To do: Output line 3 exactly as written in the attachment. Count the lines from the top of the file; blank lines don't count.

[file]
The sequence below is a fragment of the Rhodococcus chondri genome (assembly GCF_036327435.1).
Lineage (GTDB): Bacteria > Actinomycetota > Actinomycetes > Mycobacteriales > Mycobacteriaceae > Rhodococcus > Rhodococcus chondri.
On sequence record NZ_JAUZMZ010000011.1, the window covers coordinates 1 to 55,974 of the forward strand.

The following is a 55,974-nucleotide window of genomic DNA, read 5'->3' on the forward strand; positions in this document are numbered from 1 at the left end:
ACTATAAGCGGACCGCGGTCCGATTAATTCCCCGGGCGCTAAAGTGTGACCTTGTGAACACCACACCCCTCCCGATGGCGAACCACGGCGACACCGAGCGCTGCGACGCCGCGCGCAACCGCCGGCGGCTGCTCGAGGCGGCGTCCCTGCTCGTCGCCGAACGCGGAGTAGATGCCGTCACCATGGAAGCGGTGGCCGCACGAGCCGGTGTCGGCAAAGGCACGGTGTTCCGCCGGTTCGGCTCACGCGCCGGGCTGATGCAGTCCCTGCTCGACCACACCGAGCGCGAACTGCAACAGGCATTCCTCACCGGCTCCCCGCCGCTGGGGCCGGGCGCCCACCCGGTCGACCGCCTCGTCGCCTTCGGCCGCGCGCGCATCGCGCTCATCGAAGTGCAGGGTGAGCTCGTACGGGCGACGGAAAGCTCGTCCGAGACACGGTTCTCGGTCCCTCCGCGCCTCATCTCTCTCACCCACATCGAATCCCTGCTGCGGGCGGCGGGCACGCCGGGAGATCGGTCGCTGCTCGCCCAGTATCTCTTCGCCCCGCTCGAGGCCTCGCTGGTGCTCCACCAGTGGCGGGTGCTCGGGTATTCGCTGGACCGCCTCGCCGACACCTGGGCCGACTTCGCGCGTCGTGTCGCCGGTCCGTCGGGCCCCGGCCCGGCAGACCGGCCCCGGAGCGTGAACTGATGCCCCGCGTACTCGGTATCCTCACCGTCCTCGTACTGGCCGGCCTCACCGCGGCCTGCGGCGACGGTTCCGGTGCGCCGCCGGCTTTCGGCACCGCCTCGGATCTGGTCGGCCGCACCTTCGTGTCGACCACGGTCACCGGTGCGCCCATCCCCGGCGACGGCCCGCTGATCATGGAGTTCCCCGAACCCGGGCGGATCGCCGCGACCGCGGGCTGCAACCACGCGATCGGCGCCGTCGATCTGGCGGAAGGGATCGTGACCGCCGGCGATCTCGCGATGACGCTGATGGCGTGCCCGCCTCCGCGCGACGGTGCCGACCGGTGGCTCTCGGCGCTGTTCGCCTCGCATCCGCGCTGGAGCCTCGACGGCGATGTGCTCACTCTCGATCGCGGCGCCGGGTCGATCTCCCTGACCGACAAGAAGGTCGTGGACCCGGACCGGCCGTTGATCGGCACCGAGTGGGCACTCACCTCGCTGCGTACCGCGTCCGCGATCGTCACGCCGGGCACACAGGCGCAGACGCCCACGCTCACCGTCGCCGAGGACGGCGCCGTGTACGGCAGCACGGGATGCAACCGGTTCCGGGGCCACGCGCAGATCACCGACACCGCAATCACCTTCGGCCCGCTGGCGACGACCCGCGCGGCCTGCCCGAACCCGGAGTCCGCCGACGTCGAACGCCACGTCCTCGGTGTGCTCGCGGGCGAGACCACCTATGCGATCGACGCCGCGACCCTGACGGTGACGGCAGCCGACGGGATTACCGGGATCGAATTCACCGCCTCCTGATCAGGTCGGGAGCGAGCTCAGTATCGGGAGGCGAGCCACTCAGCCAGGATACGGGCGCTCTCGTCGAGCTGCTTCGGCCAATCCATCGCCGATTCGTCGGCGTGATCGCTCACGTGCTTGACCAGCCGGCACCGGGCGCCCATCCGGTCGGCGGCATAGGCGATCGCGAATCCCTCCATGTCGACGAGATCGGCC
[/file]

On sequence record NZ_JAUZMZ010000011.1, the window covers coordinates 1 to 55,974 of the forward strand.